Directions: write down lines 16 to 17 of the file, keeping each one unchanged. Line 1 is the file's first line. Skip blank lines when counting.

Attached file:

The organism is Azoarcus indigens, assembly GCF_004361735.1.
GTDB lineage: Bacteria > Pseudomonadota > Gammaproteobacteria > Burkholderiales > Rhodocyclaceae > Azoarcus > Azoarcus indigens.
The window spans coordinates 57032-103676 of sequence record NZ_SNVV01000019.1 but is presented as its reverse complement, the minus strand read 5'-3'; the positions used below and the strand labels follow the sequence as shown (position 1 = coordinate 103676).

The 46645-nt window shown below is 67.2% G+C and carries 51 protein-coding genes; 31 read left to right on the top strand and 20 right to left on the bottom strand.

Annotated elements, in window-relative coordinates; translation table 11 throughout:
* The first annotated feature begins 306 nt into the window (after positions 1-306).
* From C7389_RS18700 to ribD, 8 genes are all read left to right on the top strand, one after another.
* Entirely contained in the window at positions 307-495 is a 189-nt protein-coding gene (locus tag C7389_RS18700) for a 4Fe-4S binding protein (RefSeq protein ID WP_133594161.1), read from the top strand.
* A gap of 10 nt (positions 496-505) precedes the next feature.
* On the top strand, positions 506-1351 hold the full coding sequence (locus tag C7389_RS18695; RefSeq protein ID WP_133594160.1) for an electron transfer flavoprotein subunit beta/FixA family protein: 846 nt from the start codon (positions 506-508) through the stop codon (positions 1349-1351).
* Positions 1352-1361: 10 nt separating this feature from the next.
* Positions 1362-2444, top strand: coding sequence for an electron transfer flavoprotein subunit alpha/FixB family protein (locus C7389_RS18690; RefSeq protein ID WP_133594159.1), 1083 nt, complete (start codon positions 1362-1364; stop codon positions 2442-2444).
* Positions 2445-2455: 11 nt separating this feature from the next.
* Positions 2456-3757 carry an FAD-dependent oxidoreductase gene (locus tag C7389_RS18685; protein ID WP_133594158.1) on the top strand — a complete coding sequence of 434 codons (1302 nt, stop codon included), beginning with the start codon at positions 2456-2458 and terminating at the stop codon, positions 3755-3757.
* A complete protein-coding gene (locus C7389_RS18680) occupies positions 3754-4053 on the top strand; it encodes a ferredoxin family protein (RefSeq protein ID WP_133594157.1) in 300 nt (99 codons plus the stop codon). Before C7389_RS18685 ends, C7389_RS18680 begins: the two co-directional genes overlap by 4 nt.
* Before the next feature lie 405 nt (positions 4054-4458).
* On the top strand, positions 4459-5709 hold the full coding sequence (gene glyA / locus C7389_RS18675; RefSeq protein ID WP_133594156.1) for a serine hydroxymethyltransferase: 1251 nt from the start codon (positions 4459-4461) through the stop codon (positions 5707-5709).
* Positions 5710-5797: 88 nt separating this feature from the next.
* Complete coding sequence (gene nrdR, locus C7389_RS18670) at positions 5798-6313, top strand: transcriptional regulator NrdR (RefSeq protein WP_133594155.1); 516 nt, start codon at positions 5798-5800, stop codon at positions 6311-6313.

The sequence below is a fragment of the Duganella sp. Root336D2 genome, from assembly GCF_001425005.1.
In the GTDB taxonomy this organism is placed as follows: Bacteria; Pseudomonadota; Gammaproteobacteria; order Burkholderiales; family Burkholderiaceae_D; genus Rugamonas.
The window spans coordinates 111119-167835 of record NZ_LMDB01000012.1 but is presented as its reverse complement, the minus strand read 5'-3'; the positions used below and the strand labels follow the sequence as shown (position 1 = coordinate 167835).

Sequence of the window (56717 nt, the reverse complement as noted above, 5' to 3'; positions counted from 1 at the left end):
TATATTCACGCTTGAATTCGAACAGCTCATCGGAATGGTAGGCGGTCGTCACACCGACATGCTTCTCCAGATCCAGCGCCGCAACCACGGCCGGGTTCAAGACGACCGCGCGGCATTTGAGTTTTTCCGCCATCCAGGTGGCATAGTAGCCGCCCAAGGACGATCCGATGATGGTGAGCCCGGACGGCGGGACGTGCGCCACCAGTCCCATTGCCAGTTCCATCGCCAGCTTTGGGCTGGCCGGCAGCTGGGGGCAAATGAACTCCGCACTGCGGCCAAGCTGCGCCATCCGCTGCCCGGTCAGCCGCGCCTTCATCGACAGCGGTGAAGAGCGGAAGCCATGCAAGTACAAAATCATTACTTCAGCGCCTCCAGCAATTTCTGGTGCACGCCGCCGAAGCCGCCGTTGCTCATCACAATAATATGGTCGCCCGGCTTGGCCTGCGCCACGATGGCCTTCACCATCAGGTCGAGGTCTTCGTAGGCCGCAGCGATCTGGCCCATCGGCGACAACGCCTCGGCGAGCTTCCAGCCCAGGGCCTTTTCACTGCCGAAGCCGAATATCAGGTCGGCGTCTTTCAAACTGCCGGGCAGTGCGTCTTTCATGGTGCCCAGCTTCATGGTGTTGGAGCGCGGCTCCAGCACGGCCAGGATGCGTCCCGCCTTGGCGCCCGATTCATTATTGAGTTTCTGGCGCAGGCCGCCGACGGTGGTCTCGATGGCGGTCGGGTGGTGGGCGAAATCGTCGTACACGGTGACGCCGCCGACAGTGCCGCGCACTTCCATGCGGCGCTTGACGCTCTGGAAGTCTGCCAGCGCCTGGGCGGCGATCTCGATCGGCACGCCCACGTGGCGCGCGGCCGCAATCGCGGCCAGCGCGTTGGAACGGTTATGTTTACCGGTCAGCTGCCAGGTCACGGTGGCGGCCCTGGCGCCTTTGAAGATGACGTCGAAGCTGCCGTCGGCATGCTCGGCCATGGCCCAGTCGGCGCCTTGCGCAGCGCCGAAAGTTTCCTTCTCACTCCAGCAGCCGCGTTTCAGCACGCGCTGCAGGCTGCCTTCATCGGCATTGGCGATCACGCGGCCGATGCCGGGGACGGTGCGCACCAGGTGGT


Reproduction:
* Before the next feature lie 405 nt (positions 4054-4458).
* On the top strand, positions 4459-5709 hold the full coding sequence (gene glyA / locus C7389_RS18675; RefSeq protein ID WP_133594156.1) for a serine hydroxymethyltransferase: 1251 nt from the start codon (positions 4459-4461) through the stop codon (positions 5707-5709).